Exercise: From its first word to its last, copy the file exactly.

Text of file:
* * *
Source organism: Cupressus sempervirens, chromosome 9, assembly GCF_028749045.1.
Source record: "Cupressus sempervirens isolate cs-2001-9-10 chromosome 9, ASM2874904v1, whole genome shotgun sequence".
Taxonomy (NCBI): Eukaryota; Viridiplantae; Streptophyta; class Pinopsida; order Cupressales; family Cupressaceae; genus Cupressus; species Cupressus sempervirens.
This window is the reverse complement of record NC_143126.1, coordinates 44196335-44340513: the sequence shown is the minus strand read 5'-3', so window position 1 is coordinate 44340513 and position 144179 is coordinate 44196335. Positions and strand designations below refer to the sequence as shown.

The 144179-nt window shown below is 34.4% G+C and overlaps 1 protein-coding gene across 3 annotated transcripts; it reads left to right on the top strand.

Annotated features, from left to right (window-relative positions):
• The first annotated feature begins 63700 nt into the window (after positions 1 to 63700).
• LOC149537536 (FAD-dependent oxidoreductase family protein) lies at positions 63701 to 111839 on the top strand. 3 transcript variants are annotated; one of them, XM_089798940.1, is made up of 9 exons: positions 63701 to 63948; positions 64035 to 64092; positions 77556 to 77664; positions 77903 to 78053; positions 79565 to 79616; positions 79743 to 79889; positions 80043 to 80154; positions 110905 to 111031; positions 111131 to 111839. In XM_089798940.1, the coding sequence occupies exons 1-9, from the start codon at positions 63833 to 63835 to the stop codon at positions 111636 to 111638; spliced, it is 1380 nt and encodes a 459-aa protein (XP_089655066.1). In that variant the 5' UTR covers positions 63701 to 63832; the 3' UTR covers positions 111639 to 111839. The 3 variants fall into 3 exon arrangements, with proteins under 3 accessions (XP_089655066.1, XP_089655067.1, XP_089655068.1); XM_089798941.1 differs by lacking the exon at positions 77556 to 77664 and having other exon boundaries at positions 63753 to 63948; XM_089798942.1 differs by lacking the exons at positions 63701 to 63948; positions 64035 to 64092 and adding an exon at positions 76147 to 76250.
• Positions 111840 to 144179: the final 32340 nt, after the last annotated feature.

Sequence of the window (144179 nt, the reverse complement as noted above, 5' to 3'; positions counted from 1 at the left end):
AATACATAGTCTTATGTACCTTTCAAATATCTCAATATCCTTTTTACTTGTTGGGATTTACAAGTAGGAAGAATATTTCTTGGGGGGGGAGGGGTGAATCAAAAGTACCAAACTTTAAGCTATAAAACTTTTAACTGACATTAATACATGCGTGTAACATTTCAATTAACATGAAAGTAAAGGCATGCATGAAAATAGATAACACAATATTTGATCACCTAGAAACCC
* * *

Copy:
Source organism: Cupressus sempervirens, chromosome 9, assembly GCF_028749045.1.
Source record: "Cupressus sempervirens isolate cs-2001-9-10 chromosome 9, ASM2874904v1, whole genome shotgun sequence".
Taxonomy (NCBI): Eukaryota; Viridiplantae; Streptophyta; class Pinopsida; order Cupressales; family Cupressaceae; genus Cupressus; species Cupressus sempervirens.
This window is the reverse complement of record NC_143126.1, coordinates 44196335-44340513: the sequence shown is the minus strand read 5'-3', so window position 1 is coordinate 44340513 and position 144179 is coordinate 44196335. Positions and strand designations below refer to the sequence as shown.

The 144179-nt window shown below is 34.4% G+C and overlaps 1 protein-coding gene across 3 annotated transcripts; it reads left to right on the top strand.

Annotated features, from left to right (window-relative positions):
• The first annotated feature begins 63700 nt into the window (after positions 1 to 63700).
• LOC149537536 (FAD-dependent oxidoreductase family protein) lies at positions 63701 to 111839 on the top strand. 3 transcript variants are annotated; one of them, XM_089798940.1, is made up of 9 exons: positions 63701 to 63948; positions 64035 to 64092; positions 77556 to 77664; positions 77903 to 78053; positions 79565 to 79616; positions 79743 to 79889; positions 80043 to 80154; positions 110905 to 111031; positions 111131 to 111839. In XM_089798940.1, the coding sequence occupies exons 1-9, from the start codon at positions 63833 to 63835 to the stop codon at positions 111636 to 111638; spliced, it is 1380 nt and encodes a 459-aa protein (XP_089655066.1). In that variant the 5' UTR covers positions 63701 to 63832; the 3' UTR covers positions 111639 to 111839. The 3 variants fall into 3 exon arrangements, with proteins under 3 accessions (XP_089655066.1, XP_089655067.1, XP_089655068.1); XM_089798941.1 differs by lacking the exon at positions 77556 to 77664 and having other exon boundaries at positions 63753 to 63948; XM_089798942.1 differs by lacking the exons at positions 63701 to 63948; positions 64035 to 64092 and adding an exon at positions 76147 to 76250.
• Positions 111840 to 144179: the final 32340 nt, after the last annotated feature.

Sequence of the window (144179 nt, the reverse complement as noted above, 5' to 3'; positions counted from 1 at the left end):
AATACATAGTCTTATGTACCTTTCAAATATCTCAATATCCTTTTTACTTGTTGGGATTTACAAGTAGGAAGAATATTTCTTGGGGGGGGAGGGGTGAATCAAAAGTACCAAACTTTAAGCTATAAAACTTTTAACTGACATTAATACATGCGTGTAACATTTCAATTAACATGAAAGTAAAGGCATGCATGAAAATAGATAACACAATATTTGATCACCTAGAAACCC